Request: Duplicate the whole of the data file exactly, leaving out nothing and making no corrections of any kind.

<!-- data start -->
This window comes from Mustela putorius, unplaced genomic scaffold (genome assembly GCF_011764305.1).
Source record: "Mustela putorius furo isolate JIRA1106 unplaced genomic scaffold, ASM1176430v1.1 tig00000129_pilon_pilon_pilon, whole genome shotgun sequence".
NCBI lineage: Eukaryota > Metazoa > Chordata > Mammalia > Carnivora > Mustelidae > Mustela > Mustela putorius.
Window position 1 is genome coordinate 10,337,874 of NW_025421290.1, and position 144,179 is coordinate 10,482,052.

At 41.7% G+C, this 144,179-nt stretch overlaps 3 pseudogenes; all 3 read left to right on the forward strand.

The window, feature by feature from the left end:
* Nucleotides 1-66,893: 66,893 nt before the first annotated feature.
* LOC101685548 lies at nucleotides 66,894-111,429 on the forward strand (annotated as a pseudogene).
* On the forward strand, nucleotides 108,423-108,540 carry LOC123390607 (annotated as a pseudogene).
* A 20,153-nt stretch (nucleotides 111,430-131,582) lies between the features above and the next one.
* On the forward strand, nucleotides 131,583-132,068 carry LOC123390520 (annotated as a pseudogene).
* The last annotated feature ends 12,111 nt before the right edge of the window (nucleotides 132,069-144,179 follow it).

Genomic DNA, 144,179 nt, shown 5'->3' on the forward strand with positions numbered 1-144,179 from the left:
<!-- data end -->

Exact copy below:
This window comes from Mustela putorius, unplaced genomic scaffold (genome assembly GCF_011764305.1).
Source record: "Mustela putorius furo isolate JIRA1106 unplaced genomic scaffold, ASM1176430v1.1 tig00000129_pilon_pilon_pilon, whole genome shotgun sequence".
NCBI lineage: Eukaryota > Metazoa > Chordata > Mammalia > Carnivora > Mustelidae > Mustela > Mustela putorius.
Window position 1 is genome coordinate 10,337,874 of NW_025421290.1, and position 144,179 is coordinate 10,482,052.

At 41.7% G+C, this 144,179-nt stretch overlaps 3 pseudogenes; all 3 read left to right on the forward strand.

The window, feature by feature from the left end:
* Nucleotides 1-66,893: 66,893 nt before the first annotated feature.
* LOC101685548 lies at nucleotides 66,894-111,429 on the forward strand (annotated as a pseudogene).
* On the forward strand, nucleotides 108,423-108,540 carry LOC123390607 (annotated as a pseudogene).
* A 20,153-nt stretch (nucleotides 111,430-131,582) lies between the features above and the next one.
* On the forward strand, nucleotides 131,583-132,068 carry LOC123390520 (annotated as a pseudogene).
* The last annotated feature ends 12,111 nt before the right edge of the window (nucleotides 132,069-144,179 follow it).

Genomic DNA, 144,179 nt, shown 5'->3' on the forward strand with positions numbered 1-144,179 from the left: